How to Cope With News Anxiety as a Teenager


Audrey Ryder, Reporter

Over the past few months, it has been very common for many teens across the country to pull up their preferred news site with dread and anticipation. It has been a year of massive upheaval and unrest, much of it centered around the political climate. As a result, a great deal of the news can be terrifying, infuriating, or worrying. As teenagers growing up in such a turbulent time, how does one cope with stress caused by the news?
To start, how many times a day do students check the news? Dylan Chan, a 10th grader, admits he checks the news “probably… five different times” each day, using the news app or Instagram to get his daily dose of information. Another 10th grade student, Juliana Newton, checks the news “once a day to once every two days” on a variety of sites. However, an anonymous ninth grade student only checks the news “once a week” using the news app. 

Despite this range of frequency, all three students reported a similar feeling of dread or worse mood after reading the news. Sophomore  Gabby Moon “[checks the news] every day on Instagram, and… feel[s] worse after because it’s depressing.” Chan echoes her, saying his moods are “probably worse” after reading what’s going on in the world. 

Considering the overwhelming amount of crises, protests, trials and tribulations pushed onto our media feeds every day, who could blame them? Despite this, students have solutions to these feelings of despair. Chan recommends, “Try to mix in a few happy articles a day… or some other type of news source that brings in good news, just so it’s not all bad.” It is easy to scroll through the news app and feel hopeless seeing all the divides in the nation, so try to mix it up!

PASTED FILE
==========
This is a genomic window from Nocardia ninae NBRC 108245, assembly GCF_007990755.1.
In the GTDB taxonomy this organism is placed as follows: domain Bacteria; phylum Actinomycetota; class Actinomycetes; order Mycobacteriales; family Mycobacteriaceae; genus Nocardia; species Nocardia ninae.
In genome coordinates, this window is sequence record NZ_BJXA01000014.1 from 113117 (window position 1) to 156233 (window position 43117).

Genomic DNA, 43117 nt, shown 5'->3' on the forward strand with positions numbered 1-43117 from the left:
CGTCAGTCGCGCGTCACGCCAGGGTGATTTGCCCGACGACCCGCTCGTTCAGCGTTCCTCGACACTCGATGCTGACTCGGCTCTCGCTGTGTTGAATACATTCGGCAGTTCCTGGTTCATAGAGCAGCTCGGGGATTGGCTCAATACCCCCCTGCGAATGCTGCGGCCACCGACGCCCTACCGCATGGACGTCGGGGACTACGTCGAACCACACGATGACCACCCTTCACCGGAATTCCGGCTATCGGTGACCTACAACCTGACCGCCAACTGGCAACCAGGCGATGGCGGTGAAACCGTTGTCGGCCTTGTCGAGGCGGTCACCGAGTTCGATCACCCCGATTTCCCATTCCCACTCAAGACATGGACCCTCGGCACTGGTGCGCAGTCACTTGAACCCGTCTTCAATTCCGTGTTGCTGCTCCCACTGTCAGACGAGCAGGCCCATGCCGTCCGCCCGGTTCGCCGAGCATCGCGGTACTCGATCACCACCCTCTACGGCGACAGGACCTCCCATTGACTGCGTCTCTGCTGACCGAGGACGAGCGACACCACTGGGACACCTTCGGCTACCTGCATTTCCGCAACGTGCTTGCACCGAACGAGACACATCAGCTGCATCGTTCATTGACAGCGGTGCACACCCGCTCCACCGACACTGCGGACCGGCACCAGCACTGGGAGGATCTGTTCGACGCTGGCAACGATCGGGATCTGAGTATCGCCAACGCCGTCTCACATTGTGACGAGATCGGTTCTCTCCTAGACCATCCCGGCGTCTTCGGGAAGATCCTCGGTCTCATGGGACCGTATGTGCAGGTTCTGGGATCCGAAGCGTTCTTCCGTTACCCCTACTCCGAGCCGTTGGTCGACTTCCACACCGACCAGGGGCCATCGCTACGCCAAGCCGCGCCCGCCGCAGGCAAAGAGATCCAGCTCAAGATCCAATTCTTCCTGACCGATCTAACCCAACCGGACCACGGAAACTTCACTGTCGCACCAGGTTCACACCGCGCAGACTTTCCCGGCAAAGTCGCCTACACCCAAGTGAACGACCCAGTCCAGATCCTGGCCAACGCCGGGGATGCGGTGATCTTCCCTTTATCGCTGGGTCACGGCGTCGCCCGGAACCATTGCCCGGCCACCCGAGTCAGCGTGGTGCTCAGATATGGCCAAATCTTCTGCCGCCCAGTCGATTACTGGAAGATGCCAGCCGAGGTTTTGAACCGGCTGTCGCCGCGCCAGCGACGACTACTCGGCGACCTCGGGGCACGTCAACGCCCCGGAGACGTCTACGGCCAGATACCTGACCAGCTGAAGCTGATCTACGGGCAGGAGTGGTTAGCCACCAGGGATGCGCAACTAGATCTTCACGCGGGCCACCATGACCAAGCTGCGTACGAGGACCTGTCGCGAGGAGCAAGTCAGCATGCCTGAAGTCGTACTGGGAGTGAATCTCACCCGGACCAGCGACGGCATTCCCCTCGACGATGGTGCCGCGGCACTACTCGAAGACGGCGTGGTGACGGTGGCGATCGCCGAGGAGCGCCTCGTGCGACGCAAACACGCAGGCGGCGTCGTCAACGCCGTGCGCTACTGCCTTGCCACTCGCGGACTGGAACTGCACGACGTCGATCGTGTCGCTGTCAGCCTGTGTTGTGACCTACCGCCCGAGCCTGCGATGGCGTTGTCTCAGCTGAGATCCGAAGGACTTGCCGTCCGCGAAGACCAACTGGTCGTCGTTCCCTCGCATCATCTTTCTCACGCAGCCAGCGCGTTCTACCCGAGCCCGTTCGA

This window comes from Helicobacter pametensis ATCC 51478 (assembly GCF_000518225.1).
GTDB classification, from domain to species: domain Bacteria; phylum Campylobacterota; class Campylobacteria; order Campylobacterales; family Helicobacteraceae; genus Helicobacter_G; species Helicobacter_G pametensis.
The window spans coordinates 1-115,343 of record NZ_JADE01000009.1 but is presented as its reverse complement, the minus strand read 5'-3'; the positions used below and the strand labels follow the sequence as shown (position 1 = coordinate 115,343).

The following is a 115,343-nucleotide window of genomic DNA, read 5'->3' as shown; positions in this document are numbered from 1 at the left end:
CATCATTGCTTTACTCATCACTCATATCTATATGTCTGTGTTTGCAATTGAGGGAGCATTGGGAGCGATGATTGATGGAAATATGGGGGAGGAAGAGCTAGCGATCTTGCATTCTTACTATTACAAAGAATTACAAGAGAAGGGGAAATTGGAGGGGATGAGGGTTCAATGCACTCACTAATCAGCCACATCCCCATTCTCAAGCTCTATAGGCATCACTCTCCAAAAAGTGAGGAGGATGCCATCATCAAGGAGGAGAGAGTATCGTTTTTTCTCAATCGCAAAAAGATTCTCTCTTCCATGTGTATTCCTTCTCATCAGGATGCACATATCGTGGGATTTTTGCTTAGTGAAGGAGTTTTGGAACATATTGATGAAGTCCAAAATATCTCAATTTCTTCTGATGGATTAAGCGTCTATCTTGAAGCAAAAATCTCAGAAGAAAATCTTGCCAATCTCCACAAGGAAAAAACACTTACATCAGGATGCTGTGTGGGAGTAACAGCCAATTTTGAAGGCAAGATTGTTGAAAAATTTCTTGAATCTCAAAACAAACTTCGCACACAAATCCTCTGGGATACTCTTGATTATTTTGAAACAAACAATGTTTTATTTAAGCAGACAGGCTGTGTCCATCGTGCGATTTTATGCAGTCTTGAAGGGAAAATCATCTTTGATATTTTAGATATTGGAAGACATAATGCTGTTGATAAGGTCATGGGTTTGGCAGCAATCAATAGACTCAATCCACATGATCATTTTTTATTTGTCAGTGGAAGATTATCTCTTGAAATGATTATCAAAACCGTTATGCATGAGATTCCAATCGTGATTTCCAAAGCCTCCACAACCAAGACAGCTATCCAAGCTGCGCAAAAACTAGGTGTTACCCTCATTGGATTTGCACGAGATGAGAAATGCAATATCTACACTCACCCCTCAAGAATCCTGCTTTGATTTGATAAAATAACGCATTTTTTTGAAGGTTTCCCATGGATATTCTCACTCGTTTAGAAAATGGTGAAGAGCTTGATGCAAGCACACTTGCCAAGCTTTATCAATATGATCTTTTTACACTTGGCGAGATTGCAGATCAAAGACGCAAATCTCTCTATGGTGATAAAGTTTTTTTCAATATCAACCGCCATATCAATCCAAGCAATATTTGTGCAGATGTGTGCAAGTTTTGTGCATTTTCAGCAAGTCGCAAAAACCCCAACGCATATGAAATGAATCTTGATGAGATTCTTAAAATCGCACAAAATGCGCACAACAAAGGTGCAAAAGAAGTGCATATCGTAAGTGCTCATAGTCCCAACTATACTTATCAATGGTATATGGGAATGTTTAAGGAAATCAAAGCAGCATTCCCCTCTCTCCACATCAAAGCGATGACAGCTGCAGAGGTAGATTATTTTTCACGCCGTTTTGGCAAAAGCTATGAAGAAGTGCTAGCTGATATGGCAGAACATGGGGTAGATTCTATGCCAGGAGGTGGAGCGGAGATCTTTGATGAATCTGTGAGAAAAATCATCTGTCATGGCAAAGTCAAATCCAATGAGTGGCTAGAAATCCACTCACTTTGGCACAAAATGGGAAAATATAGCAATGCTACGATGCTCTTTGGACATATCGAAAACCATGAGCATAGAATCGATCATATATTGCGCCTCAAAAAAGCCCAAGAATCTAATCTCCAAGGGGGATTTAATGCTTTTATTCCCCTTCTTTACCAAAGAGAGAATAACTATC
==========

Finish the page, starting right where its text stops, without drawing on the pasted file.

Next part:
It may also be beneficial to read articles from publishers you normally would not, and try to find things that interest you, rather than enrage you. Newton advises “running or working out, doing other healthy things” in order to take a break from the grueling anxiety of modern day news. Exercise is a wonderful way to take a breather, process, and feel like something is going in a positive direction. 

An even simpler solution is to take a break from reading the news at certain times, maybe regulating yourself to once or twice a week rather than every day. You could also consider discussing the news with your friends to process better, as well as add a little humor to a dark time. In short, take a break! The news is depressing at times and it is easy to be overwhelmed. Make sure to be kind to yourself and know when you are at your limit.